How to Make Ghee aka Clarified Butter
Ghee is an absolute staple in my kitchen. From it’s smooth velvety taste to it’s high smoke point, it’s uses are endless. My love affair with ghee began only about a year ago. I was starting to experiment with Indian cooking at home and all the recipes I found were calling for ghee. What was this mystical substance? After doing some research I knew I needed to get my hands on some. Ghee is clarified butter. It’s made by taking regular store bought butter (or if your very industrious – home churned butter), melting it down and then skimming off all of the milk solids. As someone who’s had a mixed love affair with dairy over the years and who now almost completely avoids it, this was very intriguing to me. Butter without dairy proteins like casein? Sounds too good to be true but it’s not.
I’ve always bought my ghee from the store but for the purposes of this post I wanted to try and make it myself for the first time. Now I’ve realized that not only is it more cost efficient to make your own, it’s actually kind of fun and pretty simple. My ghee turned out amazing but I’m not going to lie, I had a few oil spills. Nothing a little elbow grease couldn’t clean up , I learnt a few important lessons to keep it clean next time and now I’m hooked on making my own.
Quality is VERY Important
When selecting butter to make ghee or choosing which ghee/clarified butter to purchase you must consider the quality of the animal that produced the milk. Ideally you want organic cows that have not been treated with antibiotics or growth hormones and which have not been routinely exposed to heavy metals, pesticides and other environmental toxins – some of which are fat soluble which means they get into the meat and into the milk. You also want to choose milk from cows that were pastured, this means they were allowed to roam free and eat grass, weeds and other natural foliage, in other words, their natural diet. The ghee I linked to for purchase states “Grass-fed and Pasture raised cows-free of antibiotics & growth hormones” – perfect! When you’re choosing butter to make your ghee from you want to look for the same high quality or there’s really no point clarifying it.
Step by Step How to Make Ghee aka Clarified Butter
Step 1. Buy lots of organic grass fed butter. Measurements don’t matter at all so do as much or as little as you want. Expect to loose 25% of the butter in the skimming process. This stuff lasts forever, especially when stored in the fridge, so making it in bulk is a great idea. I went with Kerrygold grass-fed butter from Ireland. I didn’t realize until I brought it home that most recipes suggest using UNSALTED and adding salt back in after it’s clarified, but they did state that salted is also fine as long as it’s high quality butter.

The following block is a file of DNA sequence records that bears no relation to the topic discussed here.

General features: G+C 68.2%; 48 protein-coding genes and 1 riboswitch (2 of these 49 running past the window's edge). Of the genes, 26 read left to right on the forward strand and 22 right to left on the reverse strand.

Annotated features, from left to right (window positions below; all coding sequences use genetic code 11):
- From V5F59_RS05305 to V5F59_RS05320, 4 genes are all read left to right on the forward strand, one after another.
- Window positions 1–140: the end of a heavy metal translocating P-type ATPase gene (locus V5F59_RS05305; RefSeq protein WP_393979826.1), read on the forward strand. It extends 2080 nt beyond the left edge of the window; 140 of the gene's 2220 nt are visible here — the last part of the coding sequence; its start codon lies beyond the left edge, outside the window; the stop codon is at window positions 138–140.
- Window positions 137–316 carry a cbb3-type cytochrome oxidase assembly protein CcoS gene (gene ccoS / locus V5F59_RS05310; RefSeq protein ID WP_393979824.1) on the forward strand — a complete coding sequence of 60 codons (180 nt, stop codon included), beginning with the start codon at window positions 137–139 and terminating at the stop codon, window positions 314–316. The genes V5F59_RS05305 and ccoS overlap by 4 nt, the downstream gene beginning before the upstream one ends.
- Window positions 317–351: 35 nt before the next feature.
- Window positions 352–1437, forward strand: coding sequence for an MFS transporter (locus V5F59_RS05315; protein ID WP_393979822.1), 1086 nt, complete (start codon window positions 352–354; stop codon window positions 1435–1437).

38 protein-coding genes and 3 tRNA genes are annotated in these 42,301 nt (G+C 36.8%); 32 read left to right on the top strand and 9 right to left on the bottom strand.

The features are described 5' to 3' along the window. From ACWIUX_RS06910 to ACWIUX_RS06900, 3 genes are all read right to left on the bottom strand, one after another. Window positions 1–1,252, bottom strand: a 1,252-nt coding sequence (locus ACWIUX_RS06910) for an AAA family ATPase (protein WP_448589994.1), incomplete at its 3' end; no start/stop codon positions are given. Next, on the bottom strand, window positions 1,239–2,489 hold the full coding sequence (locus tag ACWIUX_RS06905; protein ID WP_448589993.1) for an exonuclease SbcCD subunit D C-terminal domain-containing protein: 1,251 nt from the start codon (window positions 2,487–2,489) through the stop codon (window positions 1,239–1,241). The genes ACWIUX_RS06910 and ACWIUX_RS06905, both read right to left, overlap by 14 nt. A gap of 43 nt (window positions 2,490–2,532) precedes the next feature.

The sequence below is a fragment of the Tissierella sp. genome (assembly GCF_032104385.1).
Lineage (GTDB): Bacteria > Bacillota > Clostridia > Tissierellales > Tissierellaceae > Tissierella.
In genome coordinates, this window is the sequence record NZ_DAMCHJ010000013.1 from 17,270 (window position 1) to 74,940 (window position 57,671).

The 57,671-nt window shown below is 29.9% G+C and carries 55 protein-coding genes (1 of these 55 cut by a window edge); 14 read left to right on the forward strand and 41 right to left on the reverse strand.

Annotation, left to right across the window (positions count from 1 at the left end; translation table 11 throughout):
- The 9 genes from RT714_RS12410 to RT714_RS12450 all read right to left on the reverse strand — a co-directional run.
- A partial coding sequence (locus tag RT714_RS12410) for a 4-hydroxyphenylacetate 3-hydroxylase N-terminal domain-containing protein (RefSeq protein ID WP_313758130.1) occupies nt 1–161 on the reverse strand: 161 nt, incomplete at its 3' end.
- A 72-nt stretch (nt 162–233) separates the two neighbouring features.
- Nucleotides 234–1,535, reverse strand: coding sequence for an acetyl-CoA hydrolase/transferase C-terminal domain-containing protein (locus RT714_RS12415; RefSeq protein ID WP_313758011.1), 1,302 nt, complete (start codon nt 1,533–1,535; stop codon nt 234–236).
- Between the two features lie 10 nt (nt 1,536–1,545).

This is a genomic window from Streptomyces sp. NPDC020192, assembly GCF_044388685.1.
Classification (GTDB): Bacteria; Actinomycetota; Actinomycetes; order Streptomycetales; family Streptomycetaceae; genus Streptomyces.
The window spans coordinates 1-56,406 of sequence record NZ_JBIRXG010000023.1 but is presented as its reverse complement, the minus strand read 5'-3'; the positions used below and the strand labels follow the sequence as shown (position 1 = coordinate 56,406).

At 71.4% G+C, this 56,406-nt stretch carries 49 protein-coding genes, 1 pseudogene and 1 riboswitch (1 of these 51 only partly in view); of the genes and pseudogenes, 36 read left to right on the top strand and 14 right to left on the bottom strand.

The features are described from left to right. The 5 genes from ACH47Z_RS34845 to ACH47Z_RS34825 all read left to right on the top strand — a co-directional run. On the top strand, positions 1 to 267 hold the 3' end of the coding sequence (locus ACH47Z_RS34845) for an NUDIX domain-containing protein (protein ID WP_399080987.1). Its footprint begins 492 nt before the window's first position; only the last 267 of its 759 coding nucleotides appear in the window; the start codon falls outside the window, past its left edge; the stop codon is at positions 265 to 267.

Step 2: Melt it down. Put all your butter into a heavy bottom pan on medium heat and let it slowly melt. You want it to come to a boil so you may need to raise the temperature a bit to get it going. Once it’s come to a boil, reduce the heat to medium low so that it stays at a low simmer.
Step 3: At no point during this process should you stir the butter or put the lid on it. You’ll notice a white foam bubbling to the surface of the butter – this is the milk protein – skim it off careful not to take any of the clear liquid. You’ll need to do this multiple times over the 45 minutes the mixture is at a low simmer.
Step 4: Come back to your butter every 10 minutes or so and continue to remove the top layer of foam. You will start to notice white solids forming at the bottom of the pan as well. As I said before, do not stir or disturb this white gunk, only remove the top film.
Step 5: After about 45 minutes your house will smell amazing. At this point you’ll want to turn off the heat and let the mixture cool slightly before straining it through a cheesecloth, coffee filter or in my case, paper towel. You’ll be able to see all the left over milk protein at the bottom of the pot, this can be discarded.
Step 6: Carefully transfer the strained liquid into a mason jar or other glass container for storage (this is where I had my huge oil spill so make sure your mixture isn’t so hot you’ll burn yourself if you have an accident). You can keep it in the fridge or leave it on the counter. The mixture will harden and turn white when cold so don’t freak out, this is normal. Depending on the room temperature you can have a completely runny liquid, a completely hardened mass or something in between which is my favorite to work with because it’s very easy to spread.
You can clearly see here the difference between the clarified butter (aka ghee) and the milk solids that were removed. By removing these milk solids not only are we left with delicious golden butterfat, the product is also much more easily digested by people with lactose allergies. This product has a very high smoke point and a very long shelf life making it perfect in any kitchen.
Now go get your ghee on and let me know how it goes in the comments below.
With greasy fingers,